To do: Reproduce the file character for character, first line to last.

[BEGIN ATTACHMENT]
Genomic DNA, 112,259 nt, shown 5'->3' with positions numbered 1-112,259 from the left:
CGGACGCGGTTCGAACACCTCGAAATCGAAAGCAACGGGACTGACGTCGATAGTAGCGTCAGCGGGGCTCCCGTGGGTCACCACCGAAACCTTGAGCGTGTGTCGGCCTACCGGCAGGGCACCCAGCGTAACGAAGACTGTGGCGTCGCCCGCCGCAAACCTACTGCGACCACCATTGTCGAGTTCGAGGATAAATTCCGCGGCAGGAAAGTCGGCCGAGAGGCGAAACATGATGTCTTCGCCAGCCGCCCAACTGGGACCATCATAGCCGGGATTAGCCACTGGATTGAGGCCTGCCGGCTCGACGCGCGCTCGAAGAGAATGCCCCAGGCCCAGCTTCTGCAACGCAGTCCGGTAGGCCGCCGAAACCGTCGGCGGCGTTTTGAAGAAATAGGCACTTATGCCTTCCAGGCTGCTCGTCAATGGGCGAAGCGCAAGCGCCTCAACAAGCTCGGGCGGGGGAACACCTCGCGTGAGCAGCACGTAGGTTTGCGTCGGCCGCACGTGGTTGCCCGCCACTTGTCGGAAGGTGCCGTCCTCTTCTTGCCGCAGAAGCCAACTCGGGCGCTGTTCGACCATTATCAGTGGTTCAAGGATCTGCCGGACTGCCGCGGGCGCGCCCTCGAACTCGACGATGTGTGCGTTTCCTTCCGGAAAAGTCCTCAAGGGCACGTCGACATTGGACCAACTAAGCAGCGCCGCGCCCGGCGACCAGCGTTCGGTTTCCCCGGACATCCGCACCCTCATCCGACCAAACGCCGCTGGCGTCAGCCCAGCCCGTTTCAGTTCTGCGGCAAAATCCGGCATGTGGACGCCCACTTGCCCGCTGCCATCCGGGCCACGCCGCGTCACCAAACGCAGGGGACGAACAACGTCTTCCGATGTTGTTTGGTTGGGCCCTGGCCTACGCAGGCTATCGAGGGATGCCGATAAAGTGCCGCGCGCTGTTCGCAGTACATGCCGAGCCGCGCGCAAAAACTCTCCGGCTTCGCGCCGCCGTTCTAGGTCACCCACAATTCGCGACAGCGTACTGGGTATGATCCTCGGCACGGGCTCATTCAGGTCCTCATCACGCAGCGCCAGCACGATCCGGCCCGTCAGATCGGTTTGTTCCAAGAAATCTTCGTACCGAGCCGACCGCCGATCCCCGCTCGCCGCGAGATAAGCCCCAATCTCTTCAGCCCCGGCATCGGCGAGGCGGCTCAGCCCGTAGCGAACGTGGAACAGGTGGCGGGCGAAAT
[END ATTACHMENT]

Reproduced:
Genomic DNA, 112,259 nt, shown 5'->3' with positions numbered 1-112,259 from the left:
CGGACGCGGTTCGAACACCTCGAAATCGAAAGCAACGGGACTGACGTCGATAGTAGCGTCAGCGGGGCTCCCGTGGGTCACCACCGAAACCTTGAGCGTGTGTCGGCCTACCGGCAGGGCACCCAGCGTAACGAAGACTGTGGCGTCGCCCGCCGCAAACCTACTGCGACCACCATTGTCGAGTTCGAGGATAAATTCCGCGGCAGGAAAGTCGGCCGAGAGGCGAAACATGATGTCTTCGCCAGCCGCCCAACTGGGACCATCATAGCCGGGATTAGCCACTGGATTGAGGCCTGCCGGCTCGACGCGCGCTCGAAGAGAATGCCCCAGGCCCAGCTTCTGCAACGCAGTCCGGTAGGCCGCCGAAACCGTCGGCGGCGTTTTGAAGAAATAGGCACTTATGCCTTCCAGGCTGCTCGTCAATGGGCGAAGCGCAAGCGCCTCAACAAGCTCGGGCGGGGGAACACCTCGCGTGAGCAGCACGTAGGTTTGCGTCGGCCGCACGTGGTTGCCCGCCACTTGTCGGAAGGTGCCGTCCTCTTCTTGCCGCAGAAGCCAACTCGGGCGCTGTTCGACCATTATCAGTGGTTCAAGGATCTGCCGGACTGCCGCGGGCGCGCCCTCGAACTCGACGATGTGTGCGTTTCCTTCCGGAAAAGTCCTCAAGGGCACGTCGACATTGGACCAACTAAGCAGCGCCGCGCCCGGCGACCAGCGTTCGGTTTCCCCGGACATCCGCACCCTCATCCGACCAAACGCCGCTGGCGTCAGCCCAGCCCGTTTCAGTTCTGCGGCAAAATCCGGCATGTGGACGCCCACTTGCCCGCTGCCATCCGGGCCACGCCGCGTCACCAAACGCAGGGGACGAACAACGTCTTCCGATGTTGTTTGGTTGGGCCCTGGCCTACGCAGGCTATCGAGGGATGCCGATAAAGTGCCGCGCGCTGTTCGCAGTACATGCCGAGCCGCGCGCAAAAACTCTCCGGCTTCGCGCCGCCGTTCTAGGTCACCCACAATTCGCGACAGCGTACTGGGTATGATCCTCGGCACGGGCTCATTCAGGTCCTCATCACGCAGCGCCAGCACGATCCGGCCCGTCAGATCGGTTTGTTCCAAGAAATCTTCGTACCGAGCCGACCGCCGATCCCCGCTCGCCGCGAGATAAGCCCCAATCTCTTCAGCCCCGGCATCGGCGAGGCGGCTCAGCCCGTAGCGAACGTGGAACAGGTGGCGGGCGAAAT